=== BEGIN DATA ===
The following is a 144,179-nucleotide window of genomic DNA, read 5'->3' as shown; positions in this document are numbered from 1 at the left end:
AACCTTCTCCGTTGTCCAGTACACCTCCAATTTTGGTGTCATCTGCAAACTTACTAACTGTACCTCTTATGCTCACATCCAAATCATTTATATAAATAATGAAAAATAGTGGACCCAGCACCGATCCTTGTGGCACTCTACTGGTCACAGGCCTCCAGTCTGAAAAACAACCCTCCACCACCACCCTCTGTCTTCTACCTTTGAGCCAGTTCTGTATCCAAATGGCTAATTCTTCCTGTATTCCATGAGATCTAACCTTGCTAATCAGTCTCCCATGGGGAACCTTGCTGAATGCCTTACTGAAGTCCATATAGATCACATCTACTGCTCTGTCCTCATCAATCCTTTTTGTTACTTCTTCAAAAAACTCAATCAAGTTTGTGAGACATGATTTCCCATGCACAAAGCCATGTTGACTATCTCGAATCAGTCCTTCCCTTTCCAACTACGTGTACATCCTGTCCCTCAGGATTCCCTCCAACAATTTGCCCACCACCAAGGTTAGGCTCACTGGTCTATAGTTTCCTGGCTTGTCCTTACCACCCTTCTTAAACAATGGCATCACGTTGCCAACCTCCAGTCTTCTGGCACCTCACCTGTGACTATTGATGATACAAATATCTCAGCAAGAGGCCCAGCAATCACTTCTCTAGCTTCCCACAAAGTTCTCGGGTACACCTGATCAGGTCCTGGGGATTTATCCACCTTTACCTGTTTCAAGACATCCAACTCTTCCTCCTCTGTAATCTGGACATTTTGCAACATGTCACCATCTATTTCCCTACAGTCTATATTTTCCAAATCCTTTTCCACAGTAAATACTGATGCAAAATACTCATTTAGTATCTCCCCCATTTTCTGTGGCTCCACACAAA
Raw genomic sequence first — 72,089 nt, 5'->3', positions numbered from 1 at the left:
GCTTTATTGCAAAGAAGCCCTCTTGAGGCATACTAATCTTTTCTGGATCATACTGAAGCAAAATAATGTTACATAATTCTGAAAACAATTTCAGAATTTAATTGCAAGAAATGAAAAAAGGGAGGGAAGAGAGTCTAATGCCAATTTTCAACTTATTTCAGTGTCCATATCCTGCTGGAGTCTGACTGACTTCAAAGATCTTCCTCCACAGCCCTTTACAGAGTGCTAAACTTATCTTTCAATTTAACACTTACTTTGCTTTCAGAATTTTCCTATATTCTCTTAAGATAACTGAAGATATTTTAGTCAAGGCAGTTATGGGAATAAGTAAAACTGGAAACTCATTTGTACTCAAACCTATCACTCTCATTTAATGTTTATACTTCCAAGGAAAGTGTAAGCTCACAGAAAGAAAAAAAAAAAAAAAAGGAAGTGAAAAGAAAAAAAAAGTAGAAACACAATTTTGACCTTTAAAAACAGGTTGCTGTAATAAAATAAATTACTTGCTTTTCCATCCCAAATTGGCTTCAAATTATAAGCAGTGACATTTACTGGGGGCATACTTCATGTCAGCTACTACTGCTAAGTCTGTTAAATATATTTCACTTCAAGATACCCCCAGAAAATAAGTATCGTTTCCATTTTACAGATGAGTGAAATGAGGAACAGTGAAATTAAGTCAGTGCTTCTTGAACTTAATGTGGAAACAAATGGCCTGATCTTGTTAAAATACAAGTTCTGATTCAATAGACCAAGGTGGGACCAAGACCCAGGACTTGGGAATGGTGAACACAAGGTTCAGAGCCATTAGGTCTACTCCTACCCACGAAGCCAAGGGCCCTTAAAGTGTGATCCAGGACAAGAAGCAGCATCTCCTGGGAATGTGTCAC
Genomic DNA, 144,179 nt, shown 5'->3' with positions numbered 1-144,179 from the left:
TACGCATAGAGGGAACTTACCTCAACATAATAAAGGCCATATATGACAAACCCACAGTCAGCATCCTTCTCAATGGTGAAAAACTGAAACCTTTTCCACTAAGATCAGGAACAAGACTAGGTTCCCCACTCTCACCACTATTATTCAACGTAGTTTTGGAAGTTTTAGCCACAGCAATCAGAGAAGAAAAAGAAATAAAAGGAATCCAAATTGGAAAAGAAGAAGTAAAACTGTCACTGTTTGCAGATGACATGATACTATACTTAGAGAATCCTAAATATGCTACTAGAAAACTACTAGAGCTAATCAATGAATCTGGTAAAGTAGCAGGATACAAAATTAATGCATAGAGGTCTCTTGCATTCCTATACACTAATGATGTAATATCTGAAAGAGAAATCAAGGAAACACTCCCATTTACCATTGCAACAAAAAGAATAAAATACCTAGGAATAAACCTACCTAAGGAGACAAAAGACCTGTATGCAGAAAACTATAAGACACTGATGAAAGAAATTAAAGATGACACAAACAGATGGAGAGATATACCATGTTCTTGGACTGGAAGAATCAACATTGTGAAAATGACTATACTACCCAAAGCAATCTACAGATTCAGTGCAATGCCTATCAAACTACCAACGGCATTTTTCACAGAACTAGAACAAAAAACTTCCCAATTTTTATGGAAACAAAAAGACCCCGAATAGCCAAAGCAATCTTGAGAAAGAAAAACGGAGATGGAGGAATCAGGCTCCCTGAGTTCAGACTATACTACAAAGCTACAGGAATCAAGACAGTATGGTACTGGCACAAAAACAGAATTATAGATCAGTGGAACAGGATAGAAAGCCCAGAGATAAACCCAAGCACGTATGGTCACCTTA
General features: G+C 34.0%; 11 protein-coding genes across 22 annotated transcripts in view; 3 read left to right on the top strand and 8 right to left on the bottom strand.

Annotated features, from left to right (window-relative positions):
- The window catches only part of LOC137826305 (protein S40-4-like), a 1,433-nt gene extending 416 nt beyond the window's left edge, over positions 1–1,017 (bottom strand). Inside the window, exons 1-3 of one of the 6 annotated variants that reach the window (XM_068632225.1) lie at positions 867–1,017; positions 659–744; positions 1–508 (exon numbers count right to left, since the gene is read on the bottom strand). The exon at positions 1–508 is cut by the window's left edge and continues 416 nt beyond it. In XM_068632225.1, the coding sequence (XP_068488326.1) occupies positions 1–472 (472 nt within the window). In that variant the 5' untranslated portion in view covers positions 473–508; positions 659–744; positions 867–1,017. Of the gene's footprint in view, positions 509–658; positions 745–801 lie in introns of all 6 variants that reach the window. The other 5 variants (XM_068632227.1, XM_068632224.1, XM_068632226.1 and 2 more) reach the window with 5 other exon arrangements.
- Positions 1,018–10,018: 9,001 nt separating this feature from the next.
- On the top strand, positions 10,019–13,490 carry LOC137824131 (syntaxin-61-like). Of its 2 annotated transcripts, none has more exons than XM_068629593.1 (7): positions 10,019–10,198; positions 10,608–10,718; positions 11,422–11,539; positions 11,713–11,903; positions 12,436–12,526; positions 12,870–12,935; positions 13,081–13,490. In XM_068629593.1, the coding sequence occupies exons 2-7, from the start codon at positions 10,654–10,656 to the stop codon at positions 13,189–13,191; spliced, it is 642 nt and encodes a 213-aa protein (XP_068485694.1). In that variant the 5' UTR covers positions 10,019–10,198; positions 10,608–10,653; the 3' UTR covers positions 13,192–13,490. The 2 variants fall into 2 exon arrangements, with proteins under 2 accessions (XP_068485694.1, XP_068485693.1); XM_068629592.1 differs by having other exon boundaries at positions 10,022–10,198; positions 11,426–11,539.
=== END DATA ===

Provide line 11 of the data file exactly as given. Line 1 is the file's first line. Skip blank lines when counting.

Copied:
- On the top strand, positions 10,019–13,490 carry LOC137824131 (syntaxin-61-like). Of its 2 annotated transcripts, none has more exons than XM_068629593.1 (7): positions 10,019–10,198; positions 10,608–10,718; positions 11,422–11,539; positions 11,713–11,903; positions 12,436–12,526; positions 12,870–12,935; positions 13,081–13,490. In XM_068629593.1, the coding sequence occupies exons 2-7, from the start codon at positions 10,654–10,656 to the stop codon at positions 13,189–13,191; spliced, it is 642 nt and encodes a 213-aa protein (XP_068485694.1). In that variant the 5' UTR covers positions 10,019–10,198; positions 10,608–10,653; the 3' UTR covers positions 13,192–13,490. The 2 variants fall into 2 exon arrangements, with proteins under 2 accessions (XP_068485694.1, XP_068485693.1); XM_068629592.1 differs by having other exon boundaries at positions 10,022–10,198; positions 11,426–11,539.